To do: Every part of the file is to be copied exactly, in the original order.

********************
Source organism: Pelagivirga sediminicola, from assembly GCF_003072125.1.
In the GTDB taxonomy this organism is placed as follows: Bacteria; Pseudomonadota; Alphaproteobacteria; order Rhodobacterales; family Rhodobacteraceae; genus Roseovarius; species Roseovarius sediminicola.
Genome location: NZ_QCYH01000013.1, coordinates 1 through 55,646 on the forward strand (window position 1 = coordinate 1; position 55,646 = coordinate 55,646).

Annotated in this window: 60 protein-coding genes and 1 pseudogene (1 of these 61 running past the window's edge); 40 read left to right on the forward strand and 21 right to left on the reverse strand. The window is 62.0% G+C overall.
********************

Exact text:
Source organism: Pelagivirga sediminicola, from assembly GCF_003072125.1.
In the GTDB taxonomy this organism is placed as follows: Bacteria; Pseudomonadota; Alphaproteobacteria; order Rhodobacterales; family Rhodobacteraceae; genus Roseovarius; species Roseovarius sediminicola.
Genome location: NZ_QCYH01000013.1, coordinates 1 through 55,646 on the forward strand (window position 1 = coordinate 1; position 55,646 = coordinate 55,646).

Annotated in this window: 60 protein-coding genes and 1 pseudogene (1 of these 61 running past the window's edge); 40 read left to right on the forward strand and 21 right to left on the reverse strand. The window is 62.0% G+C overall.